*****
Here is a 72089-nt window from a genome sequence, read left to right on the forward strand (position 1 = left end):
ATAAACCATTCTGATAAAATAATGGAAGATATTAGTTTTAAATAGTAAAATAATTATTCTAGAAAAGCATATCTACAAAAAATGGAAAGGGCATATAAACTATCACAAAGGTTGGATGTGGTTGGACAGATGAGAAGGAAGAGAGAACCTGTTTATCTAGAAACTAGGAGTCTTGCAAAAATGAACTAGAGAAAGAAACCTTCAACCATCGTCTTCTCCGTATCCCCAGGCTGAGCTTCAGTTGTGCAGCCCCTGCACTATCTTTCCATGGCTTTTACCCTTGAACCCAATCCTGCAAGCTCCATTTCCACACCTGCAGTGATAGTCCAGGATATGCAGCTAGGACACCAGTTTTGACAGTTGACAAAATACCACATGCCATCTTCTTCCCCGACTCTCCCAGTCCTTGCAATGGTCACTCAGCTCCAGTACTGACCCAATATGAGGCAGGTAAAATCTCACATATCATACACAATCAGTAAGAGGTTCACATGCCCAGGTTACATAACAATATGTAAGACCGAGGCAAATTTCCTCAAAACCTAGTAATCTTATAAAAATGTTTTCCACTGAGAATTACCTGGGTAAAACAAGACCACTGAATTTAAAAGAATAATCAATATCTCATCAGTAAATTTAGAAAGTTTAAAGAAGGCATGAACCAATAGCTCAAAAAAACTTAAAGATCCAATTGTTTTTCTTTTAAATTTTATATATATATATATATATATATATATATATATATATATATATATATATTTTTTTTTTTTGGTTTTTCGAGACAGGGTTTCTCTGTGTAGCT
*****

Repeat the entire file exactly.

Here is a 72089-nt window from a genome sequence, read left to right on the forward strand (position 1 = left end):
ATAAACCATTCTGATAAAATAATGGAAGATATTAGTTTTAAATAGTAAAATAATTATTCTAGAAAAGCATATCTACAAAAAATGGAAAGGGCATATAAACTATCACAAAGGTTGGATGTGGTTGGACAGATGAGAAGGAAGAGAGAACCTGTTTATCTAGAAACTAGGAGTCTTGCAAAAATGAACTAGAGAAAGAAACCTTCAACCATCGTCTTCTCCGTATCCCCAGGCTGAGCTTCAGTTGTGCAGCCCCTGCACTATCTTTCCATGGCTTTTACCCTTGAACCCAATCCTGCAAGCTCCATTTCCACACCTGCAGTGATAGTCCAGGATATGCAGCTAGGACACCAGTTTTGACAGTTGACAAAATACCACATGCCATCTTCTTCCCCGACTCTCCCAGTCCTTGCAATGGTCACTCAGCTCCAGTACTGACCCAATATGAGGCAGGTAAAATCTCACATATCATACACAATCAGTAAGAGGTTCACATGCCCAGGTTACATAACAATATGTAAGACCGAGGCAAATTTCCTCAAAACCTAGTAATCTTATAAAAATGTTTTCCACTGAGAATTACCTGGGTAAAACAAGACCACTGAATTTAAAAGAATAATCAATATCTCATCAGTAAATTTAGAAAGTTTAAAGAAGGCATGAACCAATAGCTCAAAAAAACTTAAAGATCCAATTGTTTTTCTTTTAAATTTTATATATATATATATATATATATATATATATATATATATATATATATATTTTTTTTTTTTGGTTTTTCGAGACAGGGTTTCTCTGTGTAGCT